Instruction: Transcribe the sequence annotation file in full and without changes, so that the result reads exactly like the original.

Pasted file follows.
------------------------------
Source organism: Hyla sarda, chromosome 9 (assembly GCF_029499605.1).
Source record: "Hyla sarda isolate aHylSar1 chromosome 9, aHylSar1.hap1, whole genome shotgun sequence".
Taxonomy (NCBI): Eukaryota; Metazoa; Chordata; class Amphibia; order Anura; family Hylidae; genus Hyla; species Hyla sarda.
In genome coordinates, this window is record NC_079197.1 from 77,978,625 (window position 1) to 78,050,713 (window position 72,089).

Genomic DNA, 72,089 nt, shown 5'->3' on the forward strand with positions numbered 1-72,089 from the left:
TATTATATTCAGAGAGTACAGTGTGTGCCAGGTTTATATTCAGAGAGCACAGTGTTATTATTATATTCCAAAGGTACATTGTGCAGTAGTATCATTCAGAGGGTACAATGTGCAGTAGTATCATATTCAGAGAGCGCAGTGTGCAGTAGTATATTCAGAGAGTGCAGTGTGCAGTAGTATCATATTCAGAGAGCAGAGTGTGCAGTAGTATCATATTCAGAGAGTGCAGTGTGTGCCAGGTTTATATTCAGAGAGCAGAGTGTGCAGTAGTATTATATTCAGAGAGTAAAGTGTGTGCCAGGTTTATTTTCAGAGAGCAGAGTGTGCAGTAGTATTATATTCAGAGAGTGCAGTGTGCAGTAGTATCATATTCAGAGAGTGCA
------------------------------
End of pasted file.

Source organism: Hyla sarda, chromosome 9 (assembly GCF_029499605.1).
Source record: "Hyla sarda isolate aHylSar1 chromosome 9, aHylSar1.hap1, whole genome shotgun sequence".
Taxonomy (NCBI): Eukaryota; Metazoa; Chordata; class Amphibia; order Anura; family Hylidae; genus Hyla; species Hyla sarda.
In genome coordinates, this window is record NC_079197.1 from 77,978,625 (window position 1) to 78,050,713 (window position 72,089).

Genomic DNA, 72,089 nt, shown 5'->3' on the forward strand with positions numbered 1-72,089 from the left:
TATTATATTCAGAGAGTACAGTGTGTGCCAGGTTTATATTCAGAGAGCACAGTGTTATTATTATATTCCAAAGGTACATTGTGCAGTAGTATCATTCAGAGGGTACAATGTGCAGTAGTATCATATTCAGAGAGCGCAGTGTGCAGTAGTATATTCAGAGAGTGCAGTGTGCAGTAGTATCATATTCAGAGAGCAGAGTGTGCAGTAGTATCATATTCAGAGAGTGCAGTGTGTGCCAGGTTTATATTCAGAGAGCAGAGTGTGCAGTAGTATTATATTCAGAGAGTAAAGTGTGTGCCAGGTTTATTTTCAGAGAGCAGAGTGTGCAGTAGTATTATATTCAGAGAGTGCAGTGTGCAGTAGTATCATATTCAGAGAGTGCA